1927: The Animals and Children Took to the Streets
Published by the National Theatre, December 2011
From South Carolina to South Korea, via New York and New Zealand, 1927 have the sort of touring schedule one expects of Robert LePage or Complicite, not a company of emerging artists in their late-twenties and early-thirties. Next year, Nigeria and Croatia will become the latest pins jutting out of the company’s world map.
Such instant international success points not only to the uniqueness of 1927’s work, but also the accessibility of its strong visual elements and simple storytelling techniques.
Arguably the most important factor, however, is its relationship with cinema, a truly global medium when compared with the inherent localism of theatre.
Stage and screen have long been characterised as rivals. The latter has undoubtedly won the battle for cultural dominance, able to harness a global audience in a way that theatre, by its very nature, can never dream of emulating.
However, theatre’s advocates respond by championing the very cause of this supposed restriction; that is, by arguing for the primacy of the live event. That which happens in the moment, they say, trumps the past tense fixity of film.
Nonetheless, many theatre-makers still cast an envious eye in film’s direction. They want to match the scale of its wide-shots or the nuanced emotions of its close-ups. They want the stunts, monsters and explosive spectaculars that special effects make possible. But they want it here and they want it now. In other words, they want a theatre that, like film, is unrestricted by the reality of its raw materials.
It is this frisson between the two media that characterises the work of 1927, a name that harks back to the era of silent films and, in particular, the year in which Fritz Lang’s seminal piece of expressionist cinema Metropolis received its world premiere. Incidentally, the influence of Lang’s film can be seen throughout The Animals and the Children Took to the Streets, right from its first panoramic image of a sprawling city skyline.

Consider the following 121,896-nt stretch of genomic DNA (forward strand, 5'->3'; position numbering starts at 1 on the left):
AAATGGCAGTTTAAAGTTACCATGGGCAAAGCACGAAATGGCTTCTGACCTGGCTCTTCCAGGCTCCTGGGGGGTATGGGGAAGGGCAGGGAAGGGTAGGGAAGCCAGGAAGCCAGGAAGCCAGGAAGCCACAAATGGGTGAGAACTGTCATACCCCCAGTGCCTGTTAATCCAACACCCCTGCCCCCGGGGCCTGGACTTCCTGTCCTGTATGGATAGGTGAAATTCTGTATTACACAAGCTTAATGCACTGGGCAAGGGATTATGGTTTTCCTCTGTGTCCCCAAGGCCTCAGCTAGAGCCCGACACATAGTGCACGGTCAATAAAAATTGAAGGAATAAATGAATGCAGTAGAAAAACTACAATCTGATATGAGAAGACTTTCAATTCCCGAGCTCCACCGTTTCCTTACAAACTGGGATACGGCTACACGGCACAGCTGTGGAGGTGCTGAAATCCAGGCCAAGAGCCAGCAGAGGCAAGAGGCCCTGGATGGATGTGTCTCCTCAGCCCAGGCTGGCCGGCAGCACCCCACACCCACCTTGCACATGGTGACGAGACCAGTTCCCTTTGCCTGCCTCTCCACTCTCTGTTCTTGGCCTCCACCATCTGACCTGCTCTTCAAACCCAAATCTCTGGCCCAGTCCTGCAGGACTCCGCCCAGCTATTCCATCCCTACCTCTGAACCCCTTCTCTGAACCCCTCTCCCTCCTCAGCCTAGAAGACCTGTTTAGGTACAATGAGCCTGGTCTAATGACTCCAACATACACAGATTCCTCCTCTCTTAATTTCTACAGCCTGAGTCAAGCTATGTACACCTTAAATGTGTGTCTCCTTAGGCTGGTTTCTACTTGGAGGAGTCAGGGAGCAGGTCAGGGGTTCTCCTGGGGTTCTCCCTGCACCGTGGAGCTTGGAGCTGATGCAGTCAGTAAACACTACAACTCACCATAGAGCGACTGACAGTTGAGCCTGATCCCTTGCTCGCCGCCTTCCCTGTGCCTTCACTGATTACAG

A 1927 show might be best described as an attempt to replicate the experience of watching a film to the stage. In that, it is the exact inverse of the National Theatre’s own NT Live scheme, which seeks to reproduce the experience of live theatre via the cinema screen.
Unlike the screen-to-stage adaptations that have become frequent fixtures in the West End, 1927’s work is reflexive about the process of media-hopping. They recreate cinematic techniques, such as panning shots and silent film’s text plates, with witty approximation and their work is full of cinematic tropes: bird’s-eye views of characters falling from skyscrapers and distressed damsels tied to train tracks. The attempt often knowingly falls short, half in homage, half in jest.
Ironically, though, the company owes its existence to another medium altogether: radio.
In 2005, Suzanne Andrade’s performance poetry was played on Radio 3’s now-extinct, late-night experimental music programme Mixing It. Amongst the listeners was freelance illustrator Paul Barritt, who subsequently wrote to Andrade suggesting they collaborate somehow. Barritt had recently begun experimenting with film and animation, while Andrade’s background was in theatre, which she had studied at Bretton Hall alongside co-performer Esme Appleton.